E-commerce Revolution Must Include Small Business, Says UNCTAD Secretary-General
Entrepreneurs and small business must be included in the e-commerce revolution, an exciting opportunity to create jobs and livelihoods all around the world, the UNCTAD Secretary-General said ahead of a meeting on small business and e-trade.
With the global economy now in its sixth sluggish year of growth, many are hoping that e-commerce can generate the jobs and livelihoods that more traditional work has been unable to provide. Last year the global market for electronic commerce was worth around $22.1 trillion, up 38 percent from 2013. Continue reading for more on e-commerce.
“E-commerce is a train that has left the station and is quickly gathering speed,” UNCTAD Secretary-General Mukhisa Kituyi said.
“The challenge is to get as many people aboard this train as possible, so that e-commerce can usefully contribute to inclusive growth,” he added, referring to the Sustainable Development Goals (SDGs) and goal 8 in particular.
Dr. Kituyi was speaking ahead of a high-level conversation, entitled “Empowering SMEs through e-Trade and Investment Facilitation” at the UN Headquarters in New York on 20 September. Speakers at the event include: Dr. Kituyi; Jack Ma, UN Special Advocate on the SDGs: Robert Azevedo, Director General of the World Trade Organization (WTO), and Alicia Barcena, Executive Secretary of the Economic Commission for Latin America and the Caribbean (ECLAC) will also be speaking.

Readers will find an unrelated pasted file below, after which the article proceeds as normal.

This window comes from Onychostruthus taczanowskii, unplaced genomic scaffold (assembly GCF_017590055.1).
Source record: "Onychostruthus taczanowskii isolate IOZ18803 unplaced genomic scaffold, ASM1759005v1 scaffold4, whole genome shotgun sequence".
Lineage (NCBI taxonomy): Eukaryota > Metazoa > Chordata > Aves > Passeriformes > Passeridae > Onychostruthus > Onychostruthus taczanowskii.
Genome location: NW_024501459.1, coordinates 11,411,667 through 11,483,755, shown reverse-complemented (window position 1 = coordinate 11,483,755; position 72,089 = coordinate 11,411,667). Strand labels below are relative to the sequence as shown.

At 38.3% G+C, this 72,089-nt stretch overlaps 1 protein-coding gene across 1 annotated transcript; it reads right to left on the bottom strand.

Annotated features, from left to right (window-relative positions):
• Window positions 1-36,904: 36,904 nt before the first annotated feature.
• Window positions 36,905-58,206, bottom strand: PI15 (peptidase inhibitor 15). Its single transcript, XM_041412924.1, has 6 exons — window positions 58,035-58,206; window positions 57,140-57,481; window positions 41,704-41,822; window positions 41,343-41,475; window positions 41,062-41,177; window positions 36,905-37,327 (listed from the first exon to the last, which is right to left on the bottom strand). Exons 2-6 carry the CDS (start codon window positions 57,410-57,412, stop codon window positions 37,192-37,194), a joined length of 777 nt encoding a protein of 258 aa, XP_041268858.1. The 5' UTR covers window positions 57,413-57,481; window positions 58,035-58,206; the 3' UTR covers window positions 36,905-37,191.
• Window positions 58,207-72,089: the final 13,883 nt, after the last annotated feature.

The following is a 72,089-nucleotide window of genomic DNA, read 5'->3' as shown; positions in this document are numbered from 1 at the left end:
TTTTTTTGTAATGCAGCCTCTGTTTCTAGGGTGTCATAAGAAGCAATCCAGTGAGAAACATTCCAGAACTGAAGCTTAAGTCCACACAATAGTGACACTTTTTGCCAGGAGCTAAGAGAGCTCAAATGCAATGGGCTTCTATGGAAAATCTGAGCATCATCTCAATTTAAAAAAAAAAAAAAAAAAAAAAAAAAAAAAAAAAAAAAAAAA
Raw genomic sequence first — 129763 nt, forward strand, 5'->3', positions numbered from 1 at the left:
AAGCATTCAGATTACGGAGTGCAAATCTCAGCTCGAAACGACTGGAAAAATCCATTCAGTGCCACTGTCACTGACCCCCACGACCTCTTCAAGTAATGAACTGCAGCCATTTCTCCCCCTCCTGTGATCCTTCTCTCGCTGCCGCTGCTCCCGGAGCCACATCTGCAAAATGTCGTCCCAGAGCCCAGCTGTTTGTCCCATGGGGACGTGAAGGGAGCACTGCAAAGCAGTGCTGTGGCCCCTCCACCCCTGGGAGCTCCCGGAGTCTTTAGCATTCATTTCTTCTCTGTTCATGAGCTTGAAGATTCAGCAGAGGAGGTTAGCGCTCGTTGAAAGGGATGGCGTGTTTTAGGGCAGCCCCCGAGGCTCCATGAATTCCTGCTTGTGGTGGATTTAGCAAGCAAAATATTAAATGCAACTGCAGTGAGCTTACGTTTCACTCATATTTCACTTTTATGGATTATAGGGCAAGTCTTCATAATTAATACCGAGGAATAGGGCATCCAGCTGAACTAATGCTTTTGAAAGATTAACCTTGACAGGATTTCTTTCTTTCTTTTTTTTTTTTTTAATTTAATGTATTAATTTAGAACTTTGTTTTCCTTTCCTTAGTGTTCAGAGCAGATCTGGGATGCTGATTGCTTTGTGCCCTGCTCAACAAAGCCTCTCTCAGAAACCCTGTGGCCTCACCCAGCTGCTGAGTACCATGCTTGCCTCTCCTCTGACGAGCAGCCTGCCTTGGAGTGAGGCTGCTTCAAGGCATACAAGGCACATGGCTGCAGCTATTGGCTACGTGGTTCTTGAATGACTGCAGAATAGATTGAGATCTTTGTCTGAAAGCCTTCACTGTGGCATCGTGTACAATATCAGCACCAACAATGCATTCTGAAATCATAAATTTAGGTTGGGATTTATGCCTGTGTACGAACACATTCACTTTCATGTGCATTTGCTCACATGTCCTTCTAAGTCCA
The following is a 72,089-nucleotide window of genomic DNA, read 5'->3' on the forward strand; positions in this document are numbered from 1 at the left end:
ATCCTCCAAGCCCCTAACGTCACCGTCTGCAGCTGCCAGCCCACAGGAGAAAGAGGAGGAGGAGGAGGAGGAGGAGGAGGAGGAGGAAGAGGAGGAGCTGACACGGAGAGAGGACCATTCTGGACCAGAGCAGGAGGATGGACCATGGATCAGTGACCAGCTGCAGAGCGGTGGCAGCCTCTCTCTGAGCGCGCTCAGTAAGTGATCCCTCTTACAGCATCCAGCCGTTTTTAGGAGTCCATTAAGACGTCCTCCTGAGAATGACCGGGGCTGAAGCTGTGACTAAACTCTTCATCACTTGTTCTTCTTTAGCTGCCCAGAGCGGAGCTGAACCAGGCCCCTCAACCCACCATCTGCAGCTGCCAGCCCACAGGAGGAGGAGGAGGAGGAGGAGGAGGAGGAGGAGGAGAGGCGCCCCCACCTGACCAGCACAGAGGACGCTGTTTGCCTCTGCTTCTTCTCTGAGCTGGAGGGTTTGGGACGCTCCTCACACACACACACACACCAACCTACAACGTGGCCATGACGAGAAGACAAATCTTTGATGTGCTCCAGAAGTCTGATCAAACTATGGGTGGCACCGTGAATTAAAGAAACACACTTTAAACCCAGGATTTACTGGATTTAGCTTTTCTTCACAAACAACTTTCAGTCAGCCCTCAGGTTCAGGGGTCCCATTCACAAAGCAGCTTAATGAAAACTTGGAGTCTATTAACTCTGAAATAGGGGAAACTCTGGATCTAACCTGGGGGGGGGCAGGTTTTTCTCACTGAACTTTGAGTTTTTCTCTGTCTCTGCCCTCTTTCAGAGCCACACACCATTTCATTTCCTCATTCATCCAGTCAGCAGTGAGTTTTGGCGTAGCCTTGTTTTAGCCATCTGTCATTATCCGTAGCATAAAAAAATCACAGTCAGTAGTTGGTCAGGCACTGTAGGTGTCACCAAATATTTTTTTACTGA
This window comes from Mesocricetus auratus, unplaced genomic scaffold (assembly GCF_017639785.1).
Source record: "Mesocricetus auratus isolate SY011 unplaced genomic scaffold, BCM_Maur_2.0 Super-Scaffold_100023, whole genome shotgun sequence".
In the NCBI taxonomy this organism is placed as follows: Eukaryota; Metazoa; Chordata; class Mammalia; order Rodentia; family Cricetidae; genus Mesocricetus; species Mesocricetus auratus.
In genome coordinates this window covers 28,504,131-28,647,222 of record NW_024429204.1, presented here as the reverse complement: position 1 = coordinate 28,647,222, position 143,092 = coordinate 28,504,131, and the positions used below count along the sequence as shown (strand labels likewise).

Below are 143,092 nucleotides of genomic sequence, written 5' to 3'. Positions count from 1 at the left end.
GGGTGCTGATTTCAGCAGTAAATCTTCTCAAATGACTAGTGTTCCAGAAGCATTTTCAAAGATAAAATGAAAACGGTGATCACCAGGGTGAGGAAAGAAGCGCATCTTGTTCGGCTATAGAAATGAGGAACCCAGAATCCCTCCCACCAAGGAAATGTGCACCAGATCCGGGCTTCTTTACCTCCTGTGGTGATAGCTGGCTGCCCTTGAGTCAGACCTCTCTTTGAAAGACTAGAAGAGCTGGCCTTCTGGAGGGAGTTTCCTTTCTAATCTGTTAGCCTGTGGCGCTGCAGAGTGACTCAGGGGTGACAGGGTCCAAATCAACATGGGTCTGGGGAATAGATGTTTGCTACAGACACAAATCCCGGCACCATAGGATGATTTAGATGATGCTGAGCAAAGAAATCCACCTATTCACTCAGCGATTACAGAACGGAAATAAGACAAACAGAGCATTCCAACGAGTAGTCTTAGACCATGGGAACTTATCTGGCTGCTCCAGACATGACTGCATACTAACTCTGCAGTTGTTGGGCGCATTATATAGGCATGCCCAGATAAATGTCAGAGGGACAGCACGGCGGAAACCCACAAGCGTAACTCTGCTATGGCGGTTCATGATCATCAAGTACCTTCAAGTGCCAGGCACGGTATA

The conversation will look at ways to engage entrepreneurs and small business in the e-trade revolution.
By connecting untapped markets through internet and mobile network platforms, online commerce can allow entrepreneurs and small business to produce and trade goods and services, source inputs, reach customers and clients, and connect to global and regional value chains.
But a huge gap is opening up between countries and firms that are able to exploit these opportunities and those that cannot. Existing platforms and rules for global trade are skewed towards the interests of large corporations, leaving few opportunities for small and medium-sized enterprises.
The conversation takes place just two months after UNCTAD’s work on e-commerce took a significant jump forward with the July launch of the e-Trade for All initiative at the UNCTAD 14 Conference in Nairobi. The initiative brings together 15 international organizations and 22 private sector actors together, easing developing country access to cutting edge technical assistance and giving donors more options for funding.
The initiative also supports the December 2015 call by the UN General Assembly to better use information and communication technology to achieve the SDGs.